'7. A supporting device for ,wire screening cloths comprising a relatively rigid reinforcing structure having spaces for the passage of material therethrough, and a coating on at least one side of said reinforcing structure, said coating being formed of a material substantially softer than the screening cloth and having areas of substantial size adapted to contact therewith.
8. In a screening device, in combination, a wire screening cloth, and unitary sheet-like foraminate supporting means for said cloth lying face to face thereagainst, said supporting means having a substantially continuous periphery and being substantially no smaller in size than the effective screening area of the screening cloth, the material of the supporting face of said supporting means being substantially softer than the material of said cloth.
9. In a screening device, in combination, a wire screening cloth, and unitary sheet-like foraminate supporting means for said cloth lying face to face thereagainst, said supporting means hava ing a substantially continuous periphery and being substantially no smaller in size than the effective screening area of the screening cloth, the material of the supporting means being substantially softer than the material of said cloth, and a reinforcing member for said supporting means.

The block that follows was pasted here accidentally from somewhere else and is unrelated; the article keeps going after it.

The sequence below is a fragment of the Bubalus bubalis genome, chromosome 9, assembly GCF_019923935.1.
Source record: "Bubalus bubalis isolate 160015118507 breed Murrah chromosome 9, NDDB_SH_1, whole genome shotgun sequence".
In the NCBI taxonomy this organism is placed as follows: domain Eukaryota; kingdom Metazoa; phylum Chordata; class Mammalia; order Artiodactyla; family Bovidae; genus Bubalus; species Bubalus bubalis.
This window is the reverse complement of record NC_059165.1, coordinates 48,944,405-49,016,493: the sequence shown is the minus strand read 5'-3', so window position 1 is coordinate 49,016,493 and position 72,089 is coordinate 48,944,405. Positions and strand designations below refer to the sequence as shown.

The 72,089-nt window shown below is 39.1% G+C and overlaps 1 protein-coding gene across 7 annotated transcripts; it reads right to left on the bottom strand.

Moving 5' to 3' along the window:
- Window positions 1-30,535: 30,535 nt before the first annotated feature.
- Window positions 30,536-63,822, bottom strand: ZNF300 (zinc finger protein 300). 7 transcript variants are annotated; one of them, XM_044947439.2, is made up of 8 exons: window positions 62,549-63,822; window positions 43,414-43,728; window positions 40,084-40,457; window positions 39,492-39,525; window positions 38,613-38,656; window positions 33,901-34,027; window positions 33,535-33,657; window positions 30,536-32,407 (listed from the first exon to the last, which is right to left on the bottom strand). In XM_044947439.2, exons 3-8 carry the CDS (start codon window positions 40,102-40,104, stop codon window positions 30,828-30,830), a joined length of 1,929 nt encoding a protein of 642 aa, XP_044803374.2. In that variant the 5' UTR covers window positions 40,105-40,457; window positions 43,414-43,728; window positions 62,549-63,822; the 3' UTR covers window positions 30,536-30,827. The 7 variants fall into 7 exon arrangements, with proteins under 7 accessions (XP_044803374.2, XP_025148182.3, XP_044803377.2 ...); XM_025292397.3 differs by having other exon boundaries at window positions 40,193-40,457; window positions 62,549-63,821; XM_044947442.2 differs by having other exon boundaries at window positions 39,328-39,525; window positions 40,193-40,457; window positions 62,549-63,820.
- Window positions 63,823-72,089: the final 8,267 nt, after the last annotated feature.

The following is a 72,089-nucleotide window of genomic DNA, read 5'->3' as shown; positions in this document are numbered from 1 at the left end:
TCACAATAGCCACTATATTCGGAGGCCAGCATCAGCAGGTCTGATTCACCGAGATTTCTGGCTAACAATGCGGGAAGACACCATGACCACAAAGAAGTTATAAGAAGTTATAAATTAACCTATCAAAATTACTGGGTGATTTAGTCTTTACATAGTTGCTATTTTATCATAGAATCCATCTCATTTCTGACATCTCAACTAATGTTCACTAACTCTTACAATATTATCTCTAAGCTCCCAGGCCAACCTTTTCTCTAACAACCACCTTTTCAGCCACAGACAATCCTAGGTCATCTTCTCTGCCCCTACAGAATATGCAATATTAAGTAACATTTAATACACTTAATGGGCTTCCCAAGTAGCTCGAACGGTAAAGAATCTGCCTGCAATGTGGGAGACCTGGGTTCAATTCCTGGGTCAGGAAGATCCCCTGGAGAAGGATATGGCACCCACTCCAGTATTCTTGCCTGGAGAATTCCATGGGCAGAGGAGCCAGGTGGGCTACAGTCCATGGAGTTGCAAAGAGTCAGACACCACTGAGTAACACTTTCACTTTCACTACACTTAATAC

10. In a screening device, a woven' screening cloth, and a unitary sheet-like foraminate supporting structure adapted to lie face to face against the screening a substantially continuous periphery and being substantially no smaller in size than the effective screening area of the screening cloth, the material forming the supporting face of said structure being substantially softer than the material of said cloth.
11. In a screening device, a woven screening cloth, and a unitary sheet-like foraminate structure formed of a non-metallic material softer than the screening cloth and adapted to lie face to face thereagainst, said structure having a substantially continuous periphery and being substantially no smaller in size than the effective screening area of the screening cloth, and reinforcing means for said structure.
HAROLD ROBERT RAF'I'ON.
cloth, said structure having
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|U.S. Classification||209/401, 139/425.00R|
|International Classification||B07B1/48, B07B1/46|
|Cooperative Classification||B07B1/469, B07B1/4672, B07B1/48|
|European Classification||B07B1/46B14, B07B1/48, B07B1/46B18|